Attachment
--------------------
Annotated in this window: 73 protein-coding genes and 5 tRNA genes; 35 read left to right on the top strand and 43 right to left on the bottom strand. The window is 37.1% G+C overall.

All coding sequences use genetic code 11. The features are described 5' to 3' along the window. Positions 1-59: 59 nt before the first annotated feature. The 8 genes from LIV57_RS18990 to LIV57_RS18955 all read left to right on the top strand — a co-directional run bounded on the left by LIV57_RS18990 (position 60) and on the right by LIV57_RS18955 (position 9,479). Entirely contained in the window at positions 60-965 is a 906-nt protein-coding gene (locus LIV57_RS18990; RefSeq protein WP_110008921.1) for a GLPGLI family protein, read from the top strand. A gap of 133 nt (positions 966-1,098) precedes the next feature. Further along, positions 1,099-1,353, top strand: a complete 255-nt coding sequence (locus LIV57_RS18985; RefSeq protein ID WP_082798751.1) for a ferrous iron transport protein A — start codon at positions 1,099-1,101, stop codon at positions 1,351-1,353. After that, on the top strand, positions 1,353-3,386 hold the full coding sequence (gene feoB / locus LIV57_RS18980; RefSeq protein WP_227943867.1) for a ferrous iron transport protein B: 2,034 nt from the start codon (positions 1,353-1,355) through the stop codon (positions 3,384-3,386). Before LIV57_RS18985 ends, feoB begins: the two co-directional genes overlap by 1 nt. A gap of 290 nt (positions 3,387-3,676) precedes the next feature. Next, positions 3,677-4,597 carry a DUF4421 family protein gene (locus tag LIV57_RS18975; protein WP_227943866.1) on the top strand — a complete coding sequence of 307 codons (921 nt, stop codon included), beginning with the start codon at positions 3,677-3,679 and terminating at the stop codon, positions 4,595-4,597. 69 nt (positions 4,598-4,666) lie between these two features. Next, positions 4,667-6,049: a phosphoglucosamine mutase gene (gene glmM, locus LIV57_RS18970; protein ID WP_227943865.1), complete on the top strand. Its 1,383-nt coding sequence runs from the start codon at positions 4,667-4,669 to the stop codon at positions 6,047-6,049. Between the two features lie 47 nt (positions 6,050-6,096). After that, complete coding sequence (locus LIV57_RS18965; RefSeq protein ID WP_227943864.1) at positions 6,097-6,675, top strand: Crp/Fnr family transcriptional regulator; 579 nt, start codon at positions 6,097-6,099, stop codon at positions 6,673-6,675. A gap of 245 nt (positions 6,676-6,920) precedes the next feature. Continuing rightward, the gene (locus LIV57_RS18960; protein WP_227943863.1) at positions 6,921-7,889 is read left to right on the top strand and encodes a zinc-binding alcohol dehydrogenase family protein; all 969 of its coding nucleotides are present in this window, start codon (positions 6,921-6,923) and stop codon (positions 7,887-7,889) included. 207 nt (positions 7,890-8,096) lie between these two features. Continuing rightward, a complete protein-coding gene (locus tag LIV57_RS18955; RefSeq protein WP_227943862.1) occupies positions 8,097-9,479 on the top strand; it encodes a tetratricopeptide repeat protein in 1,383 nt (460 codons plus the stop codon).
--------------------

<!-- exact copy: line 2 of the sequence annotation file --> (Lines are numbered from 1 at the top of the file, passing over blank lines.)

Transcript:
All coding sequences use genetic code 11. The features are described 5' to 3' along the window. Positions 1-59: 59 nt before the first annotated feature. The 8 genes from LIV57_RS18990 to LIV57_RS18955 all read left to right on the top strand — a co-directional run bounded on the left by LIV57_RS18990 (position 60) and on the right by LIV57_RS18955 (position 9,479). Entirely contained in the window at positions 60-965 is a 906-nt protein-coding gene (locus LIV57_RS18990; RefSeq protein WP_110008921.1) for a GLPGLI family protein, read from the top strand. A gap of 133 nt (positions 966-1,098) precedes the next feature. Further along, positions 1,099-1,353, top strand: a complete 255-nt coding sequence (locus LIV57_RS18985; RefSeq protein ID WP_082798751.1) for a ferrous iron transport protein A — start codon at positions 1,099-1,101, stop codon at positions 1,351-1,353. After that, on the top strand, positions 1,353-3,386 hold the full coding sequence (gene feoB / locus LIV57_RS18980; RefSeq protein WP_227943867.1) for a ferrous iron transport protein B: 2,034 nt from the start codon (positions 1,353-1,355) through the stop codon (positions 3,384-3,386). Before LIV57_RS18985 ends, feoB begins: the two co-directional genes overlap by 1 nt. A gap of 290 nt (positions 3,387-3,676) precedes the next feature. Next, positions 3,677-4,597 carry a DUF4421 family protein gene (locus tag LIV57_RS18975; protein WP_227943866.1) on the top strand — a complete coding sequence of 307 codons (921 nt, stop codon included), beginning with the start codon at positions 3,677-3,679 and terminating at the stop codon, positions 4,595-4,597. 69 nt (positions 4,598-4,666) lie between these two features. Next, positions 4,667-6,049: a phosphoglucosamine mutase gene (gene glmM, locus LIV57_RS18970; protein ID WP_227943865.1), complete on the top strand. Its 1,383-nt coding sequence runs from the start codon at positions 4,667-4,669 to the stop codon at positions 6,047-6,049. Between the two features lie 47 nt (positions 6,050-6,096). After that, complete coding sequence (locus LIV57_RS18965; RefSeq protein ID WP_227943864.1) at positions 6,097-6,675, top strand: Crp/Fnr family transcriptional regulator; 579 nt, start codon at positions 6,097-6,099, stop codon at positions 6,673-6,675. A gap of 245 nt (positions 6,676-6,920) precedes the next feature. Continuing rightward, the gene (locus LIV57_RS18960; protein WP_227943863.1) at positions 6,921-7,889 is read left to right on the top strand and encodes a zinc-binding alcohol dehydrogenase family protein; all 969 of its coding nucleotides are present in this window, start codon (positions 6,921-6,923) and stop codon (positions 7,887-7,889) included. 207 nt (positions 7,890-8,096) lie between these two features. Continuing rightward, a complete protein-coding gene (locus tag LIV57_RS18955; RefSeq protein WP_227943862.1) occupies positions 8,097-9,479 on the top strand; it encodes a tetratricopeptide repeat protein in 1,383 nt (460 codons plus the stop codon).